Bio-material Pioneer Joanna Aizenberg Delivers Morawetz Lecture

The rainy weather gave Joanna Aizenberg, a Harvard University School of Engineering and Applied Sciences researcher and professor, the chance to point to yet another potential application of her research: water-repellent clothing.

The scholar was visiting as the honored guest of the CBS/CBE Distinguished Lecture Series, established by the Chemical and Biological Sciences and Chemical and Biological Engineering departments to recognize the contributions of NYU-Poly’s Herbert Morawetz to the field of polymer research.

Herbert Morawetz

Herbert Morawetz

While seasoned practitioners in the field of polymer research could delight in the historical tie between the two scholars, other attendees were just as enthralled by Aizenberg’s presentation, which touched on the connections between nanotechnology, biology and the physical sciences, as well as the possible application of those connections to novel electronics, photonics and tissue engineering, among other uses. For example, Aizenberg’s study of the brittlestar, a starfish made from crystals, inspired her to develop environmentally responsive, artificial microactuators that function like a starfish’s pedicellaria, those pincer-like structures that seemingly exist to prevent larvae or like animals from settling on its surface. By fabricating hybrid nano/microstructures that mimic the skin of a starfish, Aizenberg moves us closer toward new materials with reversible optical or wetting properties. Imagine, for instance, a material with anti-icing properties that can also blend in with its surroundings. The possibilities that could come from Aizenberg’s research led to enthusiastic exchanges with audience members, who peppered the scientist with questions.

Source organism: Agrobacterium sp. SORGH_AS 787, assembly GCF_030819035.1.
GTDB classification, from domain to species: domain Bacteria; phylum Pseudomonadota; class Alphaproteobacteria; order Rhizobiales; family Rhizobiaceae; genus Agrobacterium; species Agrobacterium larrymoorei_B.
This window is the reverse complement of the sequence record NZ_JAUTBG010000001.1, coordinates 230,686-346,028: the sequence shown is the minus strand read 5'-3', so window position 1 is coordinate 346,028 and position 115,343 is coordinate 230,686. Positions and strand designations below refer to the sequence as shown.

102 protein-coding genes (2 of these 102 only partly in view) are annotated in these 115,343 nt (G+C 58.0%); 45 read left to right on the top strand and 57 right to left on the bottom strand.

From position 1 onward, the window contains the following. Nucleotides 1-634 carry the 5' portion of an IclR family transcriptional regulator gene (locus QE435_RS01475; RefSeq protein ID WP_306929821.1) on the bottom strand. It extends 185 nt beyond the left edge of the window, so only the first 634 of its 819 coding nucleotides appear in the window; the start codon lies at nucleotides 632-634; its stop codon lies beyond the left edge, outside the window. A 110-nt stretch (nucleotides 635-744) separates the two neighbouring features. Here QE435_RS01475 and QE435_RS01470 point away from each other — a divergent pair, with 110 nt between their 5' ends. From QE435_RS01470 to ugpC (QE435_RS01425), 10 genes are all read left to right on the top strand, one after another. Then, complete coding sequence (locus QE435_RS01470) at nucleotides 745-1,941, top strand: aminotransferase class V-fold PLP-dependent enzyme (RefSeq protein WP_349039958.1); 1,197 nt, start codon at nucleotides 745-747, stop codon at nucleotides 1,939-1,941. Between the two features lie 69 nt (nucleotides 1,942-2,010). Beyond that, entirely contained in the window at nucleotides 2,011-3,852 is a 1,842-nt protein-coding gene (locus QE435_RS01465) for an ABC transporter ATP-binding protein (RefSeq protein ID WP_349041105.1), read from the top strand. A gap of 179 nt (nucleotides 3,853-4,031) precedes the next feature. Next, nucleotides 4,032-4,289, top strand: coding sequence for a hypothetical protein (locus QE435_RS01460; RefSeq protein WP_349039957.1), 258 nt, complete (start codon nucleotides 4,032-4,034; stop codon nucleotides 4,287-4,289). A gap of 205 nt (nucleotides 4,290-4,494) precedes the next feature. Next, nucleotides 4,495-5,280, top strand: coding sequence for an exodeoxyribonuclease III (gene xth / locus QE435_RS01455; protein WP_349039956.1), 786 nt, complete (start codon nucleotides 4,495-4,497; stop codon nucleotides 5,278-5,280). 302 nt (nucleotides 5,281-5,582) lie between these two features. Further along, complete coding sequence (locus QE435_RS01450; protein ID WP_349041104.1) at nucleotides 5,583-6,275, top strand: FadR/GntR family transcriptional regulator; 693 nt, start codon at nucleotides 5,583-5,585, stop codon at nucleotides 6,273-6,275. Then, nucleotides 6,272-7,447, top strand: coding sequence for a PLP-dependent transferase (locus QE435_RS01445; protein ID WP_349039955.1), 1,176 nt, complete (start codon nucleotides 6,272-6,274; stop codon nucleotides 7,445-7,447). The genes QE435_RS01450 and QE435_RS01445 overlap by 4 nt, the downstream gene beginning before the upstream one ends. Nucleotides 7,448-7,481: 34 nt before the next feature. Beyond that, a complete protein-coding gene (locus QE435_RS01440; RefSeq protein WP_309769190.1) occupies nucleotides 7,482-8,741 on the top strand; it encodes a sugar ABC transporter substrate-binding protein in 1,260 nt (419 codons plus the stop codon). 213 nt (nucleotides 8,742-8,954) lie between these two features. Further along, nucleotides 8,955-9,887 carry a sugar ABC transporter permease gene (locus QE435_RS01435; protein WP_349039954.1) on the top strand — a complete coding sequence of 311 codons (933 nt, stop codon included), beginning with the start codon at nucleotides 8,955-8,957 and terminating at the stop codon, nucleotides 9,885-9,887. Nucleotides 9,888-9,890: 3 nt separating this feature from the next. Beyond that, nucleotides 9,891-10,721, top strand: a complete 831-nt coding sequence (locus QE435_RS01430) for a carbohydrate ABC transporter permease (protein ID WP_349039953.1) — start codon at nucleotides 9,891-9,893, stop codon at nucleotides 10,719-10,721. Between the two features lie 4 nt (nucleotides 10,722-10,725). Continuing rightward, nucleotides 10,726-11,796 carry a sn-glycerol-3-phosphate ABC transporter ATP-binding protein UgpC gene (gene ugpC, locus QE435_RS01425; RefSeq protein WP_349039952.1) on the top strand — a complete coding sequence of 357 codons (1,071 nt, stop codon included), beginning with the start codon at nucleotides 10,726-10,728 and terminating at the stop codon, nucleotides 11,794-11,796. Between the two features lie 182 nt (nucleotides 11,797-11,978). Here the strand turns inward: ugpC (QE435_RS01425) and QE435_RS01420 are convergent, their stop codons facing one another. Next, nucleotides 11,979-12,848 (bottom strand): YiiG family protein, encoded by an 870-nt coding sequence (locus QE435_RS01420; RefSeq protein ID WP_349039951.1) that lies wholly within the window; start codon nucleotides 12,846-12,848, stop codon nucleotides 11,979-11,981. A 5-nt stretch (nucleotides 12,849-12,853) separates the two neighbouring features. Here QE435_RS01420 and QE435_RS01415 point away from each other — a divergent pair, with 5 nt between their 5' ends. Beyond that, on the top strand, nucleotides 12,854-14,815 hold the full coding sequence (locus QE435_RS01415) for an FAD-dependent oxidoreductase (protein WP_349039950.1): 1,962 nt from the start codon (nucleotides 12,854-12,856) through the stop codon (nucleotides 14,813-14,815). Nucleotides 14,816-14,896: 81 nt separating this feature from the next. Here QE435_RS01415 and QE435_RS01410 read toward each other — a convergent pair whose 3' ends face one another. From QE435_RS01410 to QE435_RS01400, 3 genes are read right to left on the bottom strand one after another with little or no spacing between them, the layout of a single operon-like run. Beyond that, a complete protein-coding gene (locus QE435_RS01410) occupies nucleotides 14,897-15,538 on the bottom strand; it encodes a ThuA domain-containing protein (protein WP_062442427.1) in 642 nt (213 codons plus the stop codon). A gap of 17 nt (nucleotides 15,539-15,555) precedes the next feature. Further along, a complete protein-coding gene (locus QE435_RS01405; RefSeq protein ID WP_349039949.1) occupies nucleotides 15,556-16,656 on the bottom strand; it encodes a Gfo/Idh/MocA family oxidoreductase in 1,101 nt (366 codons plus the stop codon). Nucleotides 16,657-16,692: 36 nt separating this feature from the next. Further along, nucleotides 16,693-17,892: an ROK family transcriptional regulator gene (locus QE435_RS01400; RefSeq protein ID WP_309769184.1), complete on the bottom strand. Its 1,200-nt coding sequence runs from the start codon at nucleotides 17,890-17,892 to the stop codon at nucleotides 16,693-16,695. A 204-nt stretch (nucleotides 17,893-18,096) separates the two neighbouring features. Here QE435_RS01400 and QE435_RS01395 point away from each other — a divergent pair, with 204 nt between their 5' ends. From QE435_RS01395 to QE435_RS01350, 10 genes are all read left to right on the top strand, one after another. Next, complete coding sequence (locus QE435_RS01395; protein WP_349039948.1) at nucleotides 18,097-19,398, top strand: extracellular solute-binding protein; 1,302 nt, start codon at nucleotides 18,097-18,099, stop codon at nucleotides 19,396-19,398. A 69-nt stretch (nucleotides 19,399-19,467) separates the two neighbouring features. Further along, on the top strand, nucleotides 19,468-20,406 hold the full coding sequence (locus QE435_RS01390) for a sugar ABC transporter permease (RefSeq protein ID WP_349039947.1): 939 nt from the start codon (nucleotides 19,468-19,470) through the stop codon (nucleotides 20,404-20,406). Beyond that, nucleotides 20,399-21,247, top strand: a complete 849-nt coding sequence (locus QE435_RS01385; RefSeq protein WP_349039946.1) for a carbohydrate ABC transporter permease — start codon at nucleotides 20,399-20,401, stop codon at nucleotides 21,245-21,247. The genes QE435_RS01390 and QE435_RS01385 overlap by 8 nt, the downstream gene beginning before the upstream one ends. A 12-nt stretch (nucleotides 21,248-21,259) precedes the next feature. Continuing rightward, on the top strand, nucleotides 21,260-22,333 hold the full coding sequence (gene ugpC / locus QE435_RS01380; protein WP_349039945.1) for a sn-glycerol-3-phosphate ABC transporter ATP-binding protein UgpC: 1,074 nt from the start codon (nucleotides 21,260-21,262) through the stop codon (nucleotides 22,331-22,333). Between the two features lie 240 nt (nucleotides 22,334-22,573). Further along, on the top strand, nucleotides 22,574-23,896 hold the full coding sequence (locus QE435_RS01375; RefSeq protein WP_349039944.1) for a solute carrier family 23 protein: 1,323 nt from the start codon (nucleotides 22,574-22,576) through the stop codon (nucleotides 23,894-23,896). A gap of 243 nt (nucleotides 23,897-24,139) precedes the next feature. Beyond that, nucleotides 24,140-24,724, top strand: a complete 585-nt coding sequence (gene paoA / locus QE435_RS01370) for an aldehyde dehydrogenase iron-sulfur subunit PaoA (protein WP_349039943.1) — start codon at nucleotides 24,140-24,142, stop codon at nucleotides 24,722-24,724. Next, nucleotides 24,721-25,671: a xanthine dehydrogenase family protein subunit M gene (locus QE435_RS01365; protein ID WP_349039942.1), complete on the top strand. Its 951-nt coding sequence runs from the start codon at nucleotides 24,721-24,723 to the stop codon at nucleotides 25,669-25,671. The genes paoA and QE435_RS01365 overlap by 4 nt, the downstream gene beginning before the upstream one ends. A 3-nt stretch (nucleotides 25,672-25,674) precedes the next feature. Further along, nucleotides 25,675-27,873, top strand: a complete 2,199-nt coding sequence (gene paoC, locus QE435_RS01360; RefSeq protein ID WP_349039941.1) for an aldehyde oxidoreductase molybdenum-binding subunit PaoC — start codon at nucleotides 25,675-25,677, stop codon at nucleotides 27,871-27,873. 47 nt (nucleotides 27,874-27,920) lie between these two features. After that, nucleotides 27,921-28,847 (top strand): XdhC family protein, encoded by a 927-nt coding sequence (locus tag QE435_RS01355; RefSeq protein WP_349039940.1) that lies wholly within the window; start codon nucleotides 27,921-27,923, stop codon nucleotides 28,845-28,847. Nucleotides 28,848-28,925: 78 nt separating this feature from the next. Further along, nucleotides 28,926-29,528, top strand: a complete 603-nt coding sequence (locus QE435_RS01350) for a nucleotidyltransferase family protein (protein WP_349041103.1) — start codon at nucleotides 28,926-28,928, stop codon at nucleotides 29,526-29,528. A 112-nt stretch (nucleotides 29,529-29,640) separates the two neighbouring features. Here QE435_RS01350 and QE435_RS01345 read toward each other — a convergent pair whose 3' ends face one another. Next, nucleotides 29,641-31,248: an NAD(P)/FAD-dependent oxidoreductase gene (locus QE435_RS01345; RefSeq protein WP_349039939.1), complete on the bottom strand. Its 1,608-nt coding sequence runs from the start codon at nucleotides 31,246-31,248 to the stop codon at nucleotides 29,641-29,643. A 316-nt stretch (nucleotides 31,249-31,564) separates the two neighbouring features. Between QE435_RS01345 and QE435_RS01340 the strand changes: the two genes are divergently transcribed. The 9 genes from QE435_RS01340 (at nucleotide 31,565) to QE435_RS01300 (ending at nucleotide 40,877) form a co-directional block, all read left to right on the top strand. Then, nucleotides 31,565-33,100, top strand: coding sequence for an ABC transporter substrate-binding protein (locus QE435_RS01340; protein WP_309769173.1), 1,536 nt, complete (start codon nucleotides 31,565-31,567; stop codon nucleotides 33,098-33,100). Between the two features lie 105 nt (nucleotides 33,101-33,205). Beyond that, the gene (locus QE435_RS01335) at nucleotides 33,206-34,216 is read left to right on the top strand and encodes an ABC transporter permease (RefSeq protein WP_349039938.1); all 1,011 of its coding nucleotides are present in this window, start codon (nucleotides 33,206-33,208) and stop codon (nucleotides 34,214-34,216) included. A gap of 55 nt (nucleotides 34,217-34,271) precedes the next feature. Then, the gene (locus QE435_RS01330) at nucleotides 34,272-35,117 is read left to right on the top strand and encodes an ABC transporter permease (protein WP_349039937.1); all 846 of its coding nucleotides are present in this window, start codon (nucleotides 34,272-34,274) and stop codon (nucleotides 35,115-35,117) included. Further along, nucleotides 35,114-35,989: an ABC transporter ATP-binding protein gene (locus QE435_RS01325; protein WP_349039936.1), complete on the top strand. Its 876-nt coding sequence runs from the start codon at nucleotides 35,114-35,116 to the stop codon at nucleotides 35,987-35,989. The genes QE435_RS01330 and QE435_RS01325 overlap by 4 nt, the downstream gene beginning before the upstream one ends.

“I think it was really fascinating,” said Nicole Rivilis, a dual electrical engineering and chemical biomolecular engineering major. Arthur Frohlich, an electrical engineering major who attended the lecture with Rivilis, seconded his classmate’s assessment, saying “fascinating” was just the word he would use to describe the talk. “One of my goals now is to look up the stuff she mentioned,” he said, referring to the concepts and findings Aizenberg introduced.